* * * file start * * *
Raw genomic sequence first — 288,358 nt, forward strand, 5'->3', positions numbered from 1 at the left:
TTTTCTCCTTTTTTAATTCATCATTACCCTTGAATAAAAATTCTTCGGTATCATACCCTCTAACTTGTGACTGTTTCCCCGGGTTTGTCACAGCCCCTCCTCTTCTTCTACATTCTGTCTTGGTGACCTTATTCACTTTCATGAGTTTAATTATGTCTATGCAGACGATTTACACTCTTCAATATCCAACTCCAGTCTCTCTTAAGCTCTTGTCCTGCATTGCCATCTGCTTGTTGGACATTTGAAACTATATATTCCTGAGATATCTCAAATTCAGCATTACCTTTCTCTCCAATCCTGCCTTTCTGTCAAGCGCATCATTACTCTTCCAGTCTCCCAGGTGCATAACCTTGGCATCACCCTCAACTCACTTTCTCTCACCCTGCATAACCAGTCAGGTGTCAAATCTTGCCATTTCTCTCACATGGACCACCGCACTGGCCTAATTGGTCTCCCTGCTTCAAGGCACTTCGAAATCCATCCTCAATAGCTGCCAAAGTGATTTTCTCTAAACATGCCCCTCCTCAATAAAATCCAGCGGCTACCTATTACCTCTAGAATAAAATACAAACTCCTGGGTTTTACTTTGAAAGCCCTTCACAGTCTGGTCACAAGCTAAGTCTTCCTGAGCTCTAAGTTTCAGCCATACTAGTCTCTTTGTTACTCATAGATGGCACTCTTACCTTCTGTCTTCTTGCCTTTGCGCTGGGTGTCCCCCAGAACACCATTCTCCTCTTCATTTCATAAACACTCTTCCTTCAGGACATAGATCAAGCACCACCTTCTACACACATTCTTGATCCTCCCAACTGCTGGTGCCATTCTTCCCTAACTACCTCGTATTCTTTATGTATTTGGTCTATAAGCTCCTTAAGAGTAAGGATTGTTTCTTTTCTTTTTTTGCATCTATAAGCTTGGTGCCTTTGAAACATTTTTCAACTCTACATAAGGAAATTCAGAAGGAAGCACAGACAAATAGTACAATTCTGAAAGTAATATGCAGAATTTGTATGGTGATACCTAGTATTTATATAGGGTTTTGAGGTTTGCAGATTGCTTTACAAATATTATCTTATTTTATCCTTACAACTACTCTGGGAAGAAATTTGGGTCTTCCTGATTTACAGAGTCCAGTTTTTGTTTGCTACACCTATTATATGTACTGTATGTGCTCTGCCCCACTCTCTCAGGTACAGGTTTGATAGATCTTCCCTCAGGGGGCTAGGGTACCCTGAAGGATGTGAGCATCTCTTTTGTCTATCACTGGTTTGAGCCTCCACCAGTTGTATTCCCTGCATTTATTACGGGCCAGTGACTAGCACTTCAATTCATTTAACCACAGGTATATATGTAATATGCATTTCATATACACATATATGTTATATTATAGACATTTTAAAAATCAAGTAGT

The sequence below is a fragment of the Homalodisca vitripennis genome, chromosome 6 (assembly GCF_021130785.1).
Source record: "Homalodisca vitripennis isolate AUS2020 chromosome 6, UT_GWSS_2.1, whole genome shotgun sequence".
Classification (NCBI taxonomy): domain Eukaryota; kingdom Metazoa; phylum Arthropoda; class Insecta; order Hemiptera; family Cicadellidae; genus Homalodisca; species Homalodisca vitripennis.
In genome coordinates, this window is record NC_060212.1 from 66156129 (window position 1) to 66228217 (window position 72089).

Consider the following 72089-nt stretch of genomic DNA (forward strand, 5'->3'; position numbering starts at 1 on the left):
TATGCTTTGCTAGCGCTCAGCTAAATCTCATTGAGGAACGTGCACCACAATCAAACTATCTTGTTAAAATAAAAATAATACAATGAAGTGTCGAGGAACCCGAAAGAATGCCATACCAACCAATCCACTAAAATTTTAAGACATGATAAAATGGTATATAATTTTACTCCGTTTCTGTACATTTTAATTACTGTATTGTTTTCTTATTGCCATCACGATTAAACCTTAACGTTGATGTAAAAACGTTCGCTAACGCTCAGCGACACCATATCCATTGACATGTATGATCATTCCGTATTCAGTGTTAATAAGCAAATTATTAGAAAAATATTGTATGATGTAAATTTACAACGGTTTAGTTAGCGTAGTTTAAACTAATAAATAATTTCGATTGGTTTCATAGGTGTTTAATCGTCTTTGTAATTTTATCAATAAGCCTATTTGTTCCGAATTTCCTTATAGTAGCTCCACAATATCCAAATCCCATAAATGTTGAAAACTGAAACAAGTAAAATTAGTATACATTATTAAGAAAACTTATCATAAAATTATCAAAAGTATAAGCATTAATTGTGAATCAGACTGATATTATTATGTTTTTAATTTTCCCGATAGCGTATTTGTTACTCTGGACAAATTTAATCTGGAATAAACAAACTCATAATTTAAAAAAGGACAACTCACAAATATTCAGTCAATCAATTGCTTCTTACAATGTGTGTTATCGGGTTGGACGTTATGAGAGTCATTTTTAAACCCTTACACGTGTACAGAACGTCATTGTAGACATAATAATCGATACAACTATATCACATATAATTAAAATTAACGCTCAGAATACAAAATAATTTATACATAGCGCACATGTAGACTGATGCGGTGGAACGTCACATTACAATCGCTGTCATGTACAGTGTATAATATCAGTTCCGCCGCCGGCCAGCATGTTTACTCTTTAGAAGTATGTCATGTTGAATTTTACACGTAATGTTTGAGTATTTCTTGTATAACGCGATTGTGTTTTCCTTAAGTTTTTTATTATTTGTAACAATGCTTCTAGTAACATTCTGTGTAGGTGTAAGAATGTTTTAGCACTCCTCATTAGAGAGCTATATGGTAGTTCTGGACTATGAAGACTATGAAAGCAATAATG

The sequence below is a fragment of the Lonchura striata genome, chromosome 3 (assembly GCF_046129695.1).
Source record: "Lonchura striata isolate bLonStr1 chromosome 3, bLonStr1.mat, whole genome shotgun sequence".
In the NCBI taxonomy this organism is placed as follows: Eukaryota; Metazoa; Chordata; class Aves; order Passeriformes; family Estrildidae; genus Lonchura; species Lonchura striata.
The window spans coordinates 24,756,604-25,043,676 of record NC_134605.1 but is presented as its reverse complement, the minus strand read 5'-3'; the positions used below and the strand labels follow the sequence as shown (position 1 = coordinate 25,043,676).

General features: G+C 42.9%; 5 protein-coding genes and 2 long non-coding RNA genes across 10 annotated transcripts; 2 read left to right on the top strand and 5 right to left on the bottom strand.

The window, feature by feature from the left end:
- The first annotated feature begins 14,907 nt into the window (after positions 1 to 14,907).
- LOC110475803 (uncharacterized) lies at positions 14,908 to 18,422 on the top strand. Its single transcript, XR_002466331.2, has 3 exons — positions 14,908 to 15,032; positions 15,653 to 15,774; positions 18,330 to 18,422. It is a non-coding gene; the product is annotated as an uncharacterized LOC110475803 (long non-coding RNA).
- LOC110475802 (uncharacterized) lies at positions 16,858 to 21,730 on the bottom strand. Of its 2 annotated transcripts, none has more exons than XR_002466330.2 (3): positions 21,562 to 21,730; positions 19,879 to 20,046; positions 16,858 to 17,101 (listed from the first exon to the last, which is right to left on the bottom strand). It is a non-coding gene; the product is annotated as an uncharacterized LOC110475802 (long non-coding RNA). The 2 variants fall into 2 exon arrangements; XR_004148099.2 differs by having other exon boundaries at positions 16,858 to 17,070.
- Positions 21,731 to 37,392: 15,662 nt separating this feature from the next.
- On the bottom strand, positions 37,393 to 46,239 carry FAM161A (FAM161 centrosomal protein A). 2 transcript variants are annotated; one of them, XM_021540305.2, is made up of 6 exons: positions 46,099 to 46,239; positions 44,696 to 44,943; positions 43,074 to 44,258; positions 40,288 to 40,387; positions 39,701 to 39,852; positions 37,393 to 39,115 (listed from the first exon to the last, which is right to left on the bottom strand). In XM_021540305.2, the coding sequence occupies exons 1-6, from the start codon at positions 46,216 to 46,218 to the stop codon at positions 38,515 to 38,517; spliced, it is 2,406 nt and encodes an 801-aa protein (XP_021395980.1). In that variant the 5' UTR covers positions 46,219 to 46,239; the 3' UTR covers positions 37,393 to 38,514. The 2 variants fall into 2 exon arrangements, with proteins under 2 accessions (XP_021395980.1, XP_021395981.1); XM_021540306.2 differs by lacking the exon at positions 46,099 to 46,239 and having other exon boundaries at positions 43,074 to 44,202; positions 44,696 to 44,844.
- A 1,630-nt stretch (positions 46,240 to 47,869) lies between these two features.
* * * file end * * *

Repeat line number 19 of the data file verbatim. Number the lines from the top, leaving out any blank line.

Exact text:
- On the bottom strand, positions 37,393 to 46,239 carry FAM161A (FAM161 centrosomal protein A). 2 transcript variants are annotated; one of them, XM_021540305.2, is made up of 6 exons: positions 46,099 to 46,239; positions 44,696 to 44,943; positions 43,074 to 44,258; positions 40,288 to 40,387; positions 39,701 to 39,852; positions 37,393 to 39,115 (listed from the first exon to the last, which is right to left on the bottom strand). In XM_021540305.2, the coding sequence occupies exons 1-6, from the start codon at positions 46,216 to 46,218 to the stop codon at positions 38,515 to 38,517; spliced, it is 2,406 nt and encodes an 801-aa protein (XP_021395980.1). In that variant the 5' UTR covers positions 46,219 to 46,239; the 3' UTR covers positions 37,393 to 38,514. The 2 variants fall into 2 exon arrangements, with proteins under 2 accessions (XP_021395980.1, XP_021395981.1); XM_021540306.2 differs by lacking the exon at positions 46,099 to 46,239 and having other exon boundaries at positions 43,074 to 44,202; positions 44,696 to 44,844.